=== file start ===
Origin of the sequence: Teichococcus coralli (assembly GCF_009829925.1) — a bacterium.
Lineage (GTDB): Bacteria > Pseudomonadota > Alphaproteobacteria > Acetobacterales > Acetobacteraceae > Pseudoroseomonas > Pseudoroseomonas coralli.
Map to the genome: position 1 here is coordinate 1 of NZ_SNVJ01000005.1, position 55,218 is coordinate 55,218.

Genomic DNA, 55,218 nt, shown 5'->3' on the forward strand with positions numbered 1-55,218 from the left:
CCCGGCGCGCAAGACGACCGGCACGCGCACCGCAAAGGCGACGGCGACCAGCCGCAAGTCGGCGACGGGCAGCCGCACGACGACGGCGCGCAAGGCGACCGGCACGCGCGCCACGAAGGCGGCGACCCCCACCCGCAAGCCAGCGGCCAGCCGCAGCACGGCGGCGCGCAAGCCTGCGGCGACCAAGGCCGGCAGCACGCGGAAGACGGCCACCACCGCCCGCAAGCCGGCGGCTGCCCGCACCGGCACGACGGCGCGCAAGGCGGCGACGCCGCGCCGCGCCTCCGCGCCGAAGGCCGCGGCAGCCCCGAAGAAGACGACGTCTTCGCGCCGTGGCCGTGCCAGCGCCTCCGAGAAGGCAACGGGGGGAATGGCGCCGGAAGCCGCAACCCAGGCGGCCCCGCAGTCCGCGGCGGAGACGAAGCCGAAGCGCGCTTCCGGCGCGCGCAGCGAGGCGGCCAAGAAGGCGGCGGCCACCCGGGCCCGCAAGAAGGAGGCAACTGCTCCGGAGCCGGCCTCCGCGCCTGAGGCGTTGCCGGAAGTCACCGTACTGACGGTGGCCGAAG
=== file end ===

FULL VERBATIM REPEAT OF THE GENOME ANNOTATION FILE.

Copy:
Origin of the sequence: Teichococcus coralli (assembly GCF_009829925.1) — a bacterium.
Lineage (GTDB): Bacteria > Pseudomonadota > Alphaproteobacteria > Acetobacterales > Acetobacteraceae > Pseudoroseomonas > Pseudoroseomonas coralli.
Map to the genome: position 1 here is coordinate 1 of NZ_SNVJ01000005.1, position 55,218 is coordinate 55,218.

Genomic DNA, 55,218 nt, shown 5'->3' on the forward strand with positions numbered 1-55,218 from the left:
CCCGGCGCGCAAGACGACCGGCACGCGCACCGCAAAGGCGACGGCGACCAGCCGCAAGTCGGCGACGGGCAGCCGCACGACGACGGCGCGCAAGGCGACCGGCACGCGCGCCACGAAGGCGGCGACCCCCACCCGCAAGCCAGCGGCCAGCCGCAGCACGGCGGCGCGCAAGCCTGCGGCGACCAAGGCCGGCAGCACGCGGAAGACGGCCACCACCGCCCGCAAGCCGGCGGCTGCCCGCACCGGCACGACGGCGCGCAAGGCGGCGACGCCGCGCCGCGCCTCCGCGCCGAAGGCCGCGGCAGCCCCGAAGAAGACGACGTCTTCGCGCCGTGGCCGTGCCAGCGCCTCCGAGAAGGCAACGGGGGGAATGGCGCCGGAAGCCGCAACCCAGGCGGCCCCGCAGTCCGCGGCGGAGACGAAGCCGAAGCGCGCTTCCGGCGCGCGCAGCGAGGCGGCCAAGAAGGCGGCGGCCACCCGGGCCCGCAAGAAGGAGGCAACTGCTCCGGAGCCGGCCTCCGCGCCTGAGGCGTTGCCGGAAGTCACCGTACTGACGGTGGCCGAAG